TagInternational Developments

India’s Attempt to Regulate SPACs: Sponsors in the Spotlight

[Anushri Uttarwar is a 4th year law student at O.P. Jindal Global University] On March 11, 2021, the Securities and Exchange Board of India (“SEBI”) formed a group of experts to study the viability of introducing structures like special purpose acquisition companies (“SPACs”) in India. Contrary to SEBI’s guarded position, the International Financial Services Centre Authority (“IFSCA”) has already...

The Continued Influence of Foss v. Harbottle in India

[On 6 March 2021, the Jindal Global Law School (JGLS) organised a JGLS Virtual Discourse titled “Action by Minority Shareholders and the Rules in Foss v. Harbottle (1843) 2 Hare 461”. It was structured as a comparative discussion, with James d’Apice discussing the Australian position and me the Indian position. In this post, I summarise the key points I made during the session. My thanks go to...

UKSC on Parent’s Liability for Environmental Violations of Foreign Subsidiaries

[Raghav Harini N is a final year student at ILS Law College, Pune] In a recent landmark decision in Okpabi v Royal Dutch Shell Plc, the Supreme Court of United Kingdom (UK) has permitted a jurisdiction appeal against a UK-domiciled parent company for the environmental violations of its Nigerian subsidiary. This judgment makes a significant contribution to the fields of human rights, environmental...

China’s Claim concerning App Ban Under International Investment and Trade Law – Part II

[Angeline Priety and Rohin Goyal are fourth-year law students at Gujarat National Law University] In Part I of this post, we explained the possible recourse that Chinese investors may have against India’s app ban under the Indo-China Bilateral Investment Treaty (“BIT”). In Part II, we shall first examine India’s possible defence against claims by Chinese investors under the Indo-China BIT and...

China’s Claim concerning App Ban Under International Investment and Trade Law – Part I

[Angeline Priety and Rohin Goyal are fourth-year law students at Gujarat National Law University] On September 2, 2020, India’s Ministry of Electronics and Information Technology released a press note banning 118 mobile applications of Chinese origin. This blocking order, the third such order in a span of two months, was prompted by concerns with respect to the sovereignty of India, particularly...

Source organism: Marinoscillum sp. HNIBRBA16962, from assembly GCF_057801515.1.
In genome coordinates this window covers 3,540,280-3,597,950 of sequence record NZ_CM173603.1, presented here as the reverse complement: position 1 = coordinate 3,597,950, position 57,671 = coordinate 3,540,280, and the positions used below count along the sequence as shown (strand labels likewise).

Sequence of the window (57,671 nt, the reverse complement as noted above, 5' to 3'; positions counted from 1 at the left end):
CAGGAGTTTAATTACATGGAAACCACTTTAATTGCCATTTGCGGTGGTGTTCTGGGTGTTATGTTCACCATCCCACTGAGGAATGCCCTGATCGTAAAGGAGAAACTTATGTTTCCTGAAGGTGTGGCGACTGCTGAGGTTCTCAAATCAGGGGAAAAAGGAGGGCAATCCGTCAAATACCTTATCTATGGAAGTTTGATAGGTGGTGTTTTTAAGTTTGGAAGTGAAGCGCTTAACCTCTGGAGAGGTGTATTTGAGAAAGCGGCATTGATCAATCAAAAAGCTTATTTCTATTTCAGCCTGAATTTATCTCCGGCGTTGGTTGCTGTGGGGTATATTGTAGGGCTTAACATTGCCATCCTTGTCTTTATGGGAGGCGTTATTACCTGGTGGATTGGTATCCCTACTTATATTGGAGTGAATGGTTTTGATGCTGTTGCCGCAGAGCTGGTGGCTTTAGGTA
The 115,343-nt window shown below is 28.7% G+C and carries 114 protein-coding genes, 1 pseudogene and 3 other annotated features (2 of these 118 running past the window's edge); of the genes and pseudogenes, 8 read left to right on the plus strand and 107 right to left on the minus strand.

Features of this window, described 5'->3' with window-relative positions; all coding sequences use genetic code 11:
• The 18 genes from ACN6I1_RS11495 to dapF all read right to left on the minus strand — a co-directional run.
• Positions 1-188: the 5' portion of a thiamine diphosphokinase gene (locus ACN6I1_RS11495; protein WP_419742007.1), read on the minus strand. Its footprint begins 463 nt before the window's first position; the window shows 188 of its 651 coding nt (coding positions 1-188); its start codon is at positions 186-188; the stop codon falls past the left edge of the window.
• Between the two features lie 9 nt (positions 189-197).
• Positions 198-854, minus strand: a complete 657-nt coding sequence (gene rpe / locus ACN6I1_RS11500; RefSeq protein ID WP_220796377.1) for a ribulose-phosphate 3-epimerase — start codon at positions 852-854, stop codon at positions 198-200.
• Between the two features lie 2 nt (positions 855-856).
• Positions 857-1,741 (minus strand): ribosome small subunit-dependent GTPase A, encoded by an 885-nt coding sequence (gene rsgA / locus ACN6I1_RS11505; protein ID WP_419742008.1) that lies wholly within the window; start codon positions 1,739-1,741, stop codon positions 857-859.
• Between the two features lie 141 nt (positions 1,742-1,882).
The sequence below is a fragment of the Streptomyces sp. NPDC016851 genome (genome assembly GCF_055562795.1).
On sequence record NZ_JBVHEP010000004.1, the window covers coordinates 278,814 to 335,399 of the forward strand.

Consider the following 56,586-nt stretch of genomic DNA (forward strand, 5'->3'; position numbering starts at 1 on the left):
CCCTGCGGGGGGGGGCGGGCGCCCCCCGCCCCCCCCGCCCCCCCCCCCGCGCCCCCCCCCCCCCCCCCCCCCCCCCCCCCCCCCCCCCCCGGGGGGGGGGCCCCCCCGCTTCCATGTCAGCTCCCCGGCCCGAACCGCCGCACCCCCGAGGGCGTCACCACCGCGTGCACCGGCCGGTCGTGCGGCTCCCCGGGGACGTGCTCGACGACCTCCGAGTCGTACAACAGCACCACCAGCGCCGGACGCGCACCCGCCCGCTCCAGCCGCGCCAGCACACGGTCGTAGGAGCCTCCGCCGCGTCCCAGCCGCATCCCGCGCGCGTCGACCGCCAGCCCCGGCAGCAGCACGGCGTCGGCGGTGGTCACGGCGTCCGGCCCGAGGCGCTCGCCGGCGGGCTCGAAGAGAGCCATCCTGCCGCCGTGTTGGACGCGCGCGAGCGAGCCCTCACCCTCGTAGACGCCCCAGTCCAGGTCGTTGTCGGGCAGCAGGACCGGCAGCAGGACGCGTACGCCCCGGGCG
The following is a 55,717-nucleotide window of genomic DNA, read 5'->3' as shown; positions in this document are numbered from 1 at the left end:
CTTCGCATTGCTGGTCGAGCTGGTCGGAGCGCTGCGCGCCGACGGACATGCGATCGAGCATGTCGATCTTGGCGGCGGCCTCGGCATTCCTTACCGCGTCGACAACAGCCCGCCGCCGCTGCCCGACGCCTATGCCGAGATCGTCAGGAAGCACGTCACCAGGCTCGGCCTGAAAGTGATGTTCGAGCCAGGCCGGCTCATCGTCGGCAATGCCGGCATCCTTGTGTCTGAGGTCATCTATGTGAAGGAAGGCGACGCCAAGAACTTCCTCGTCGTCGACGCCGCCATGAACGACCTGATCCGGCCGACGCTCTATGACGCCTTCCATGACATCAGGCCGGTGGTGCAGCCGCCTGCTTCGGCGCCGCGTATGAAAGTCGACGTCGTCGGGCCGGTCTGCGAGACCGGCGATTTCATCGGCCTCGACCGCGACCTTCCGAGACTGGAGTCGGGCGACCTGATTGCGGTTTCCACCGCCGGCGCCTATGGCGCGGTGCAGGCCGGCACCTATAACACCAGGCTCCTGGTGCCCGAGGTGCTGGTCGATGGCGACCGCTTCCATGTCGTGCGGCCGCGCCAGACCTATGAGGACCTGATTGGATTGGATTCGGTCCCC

Can Competition Law Regulate Privacy?

[Jyotsna Vilva is a 5th year B.A. LL.B. (Hons.) student at the National Law School of India University, Bangalore] The question of regulation of privacy and data protection issues through competition law has gained traction in recent years. In the past, while the European Commission has considered privacy to be a parameterof non-price competition, both the European Court of Justice and the...

UKSC Decision in Sevilleja: Reflective Loss, Creditors and Implications for India

[Rohan Deshpande practices as a Counsel at the Bombay High Court, and Karan Kamath is a 2020 B.A. LL.B. (Hons.) graduate from Symbiosis Law School, Pune. The authors would like to thank Mihir Naniwadekar for his comments on a draft version] The UK Supreme Court in its decision dated July 15, 2020 in Sevilleja v. Marex Financial Ltd. had to determine whether the rule against ‘reflective loss’...

Disgorgement in India: Takeaways from a Recent US Supreme Court Ruling

[Shaivi Shah is a 3rd year student and Palash Moolchandani a 4th year student, both at National Law University, Odisha] The Black’s Law Dictionary defines disgorgement as “the act of giving up something (such as profits illegally obtained) on demand or by legal compulsion”. In India, since the enactment of the Securities and Exchange Board of India Act, 1992, the tool of disgorgement has been...

Gender and Ethnic Diversity in Arbitral Institutions: Where Do We Stand?

[Dhriti Mehta is a 2nd year LLB student at Campus Law Centre, Faculty of Law, University of Delhi] Over the past few decades, concomitant with the rise of international arbitration, institutional arbitration has increasingly become a preferred option for dispute resolution. The arbitral institutions wield significant influence concerning the arbitrator appointments. In cases where the parties...

Corporate Restructuring in India: The Cross-Class Cramdown Provision

[Aastha Agarwalla is a final year law student at Campus Law Centre. Faculty of Law, University of Delhi] The United Kingdom (UK) recently enacted a much-awaited economic legislation, the Corporate Insolvency and Governance Act 2020 (CIGA). The CIGA introduces sweeping reforms, including a cross-class cramdown provision (CCDP), in the restructuring legal framework. The cramdown mechanism, inspired...

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